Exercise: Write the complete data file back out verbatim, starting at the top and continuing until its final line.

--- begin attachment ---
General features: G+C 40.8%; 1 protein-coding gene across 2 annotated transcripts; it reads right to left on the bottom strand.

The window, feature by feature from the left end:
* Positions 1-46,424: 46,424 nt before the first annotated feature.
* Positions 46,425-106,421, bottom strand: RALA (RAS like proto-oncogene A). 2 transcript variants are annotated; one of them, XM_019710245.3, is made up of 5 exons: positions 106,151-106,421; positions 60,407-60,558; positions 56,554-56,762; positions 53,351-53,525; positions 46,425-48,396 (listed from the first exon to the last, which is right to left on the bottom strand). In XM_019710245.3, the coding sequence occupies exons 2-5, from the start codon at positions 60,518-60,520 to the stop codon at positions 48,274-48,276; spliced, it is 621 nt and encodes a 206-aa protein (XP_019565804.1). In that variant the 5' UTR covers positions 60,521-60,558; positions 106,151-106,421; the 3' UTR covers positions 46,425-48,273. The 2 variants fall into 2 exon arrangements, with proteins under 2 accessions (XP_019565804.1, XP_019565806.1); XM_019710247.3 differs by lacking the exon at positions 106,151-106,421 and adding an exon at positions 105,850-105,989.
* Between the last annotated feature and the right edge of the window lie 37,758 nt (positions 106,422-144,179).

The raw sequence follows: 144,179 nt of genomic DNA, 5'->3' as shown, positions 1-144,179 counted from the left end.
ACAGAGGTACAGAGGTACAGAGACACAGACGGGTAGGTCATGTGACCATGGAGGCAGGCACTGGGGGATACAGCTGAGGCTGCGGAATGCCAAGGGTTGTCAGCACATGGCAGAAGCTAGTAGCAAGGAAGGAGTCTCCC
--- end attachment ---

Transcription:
General features: G+C 40.8%; 1 protein-coding gene across 2 annotated transcripts; it reads right to left on the bottom strand.

The window, feature by feature from the left end:
* Positions 1-46,424: 46,424 nt before the first annotated feature.
* Positions 46,425-106,421, bottom strand: RALA (RAS like proto-oncogene A). 2 transcript variants are annotated; one of them, XM_019710245.3, is made up of 5 exons: positions 106,151-106,421; positions 60,407-60,558; positions 56,554-56,762; positions 53,351-53,525; positions 46,425-48,396 (listed from the first exon to the last, which is right to left on the bottom strand). In XM_019710245.3, the coding sequence occupies exons 2-5, from the start codon at positions 60,518-60,520 to the stop codon at positions 48,274-48,276; spliced, it is 621 nt and encodes a 206-aa protein (XP_019565804.1). In that variant the 5' UTR covers positions 60,521-60,558; positions 106,151-106,421; the 3' UTR covers positions 46,425-48,273. The 2 variants fall into 2 exon arrangements, with proteins under 2 accessions (XP_019565804.1, XP_019565806.1); XM_019710247.3 differs by lacking the exon at positions 106,151-106,421 and adding an exon at positions 105,850-105,989.
* Between the last annotated feature and the right edge of the window lie 37,758 nt (positions 106,422-144,179).

The raw sequence follows: 144,179 nt of genomic DNA, 5'->3' as shown, positions 1-144,179 counted from the left end.
ACAGAGGTACAGAGGTACAGAGACACAGACGGGTAGGTCATGTGACCATGGAGGCAGGCACTGGGGGATACAGCTGAGGCTGCGGAATGCCAAGGGTTGTCAGCACATGGCAGAAGCTAGTAGCAAGGAAGGAGTCTCCC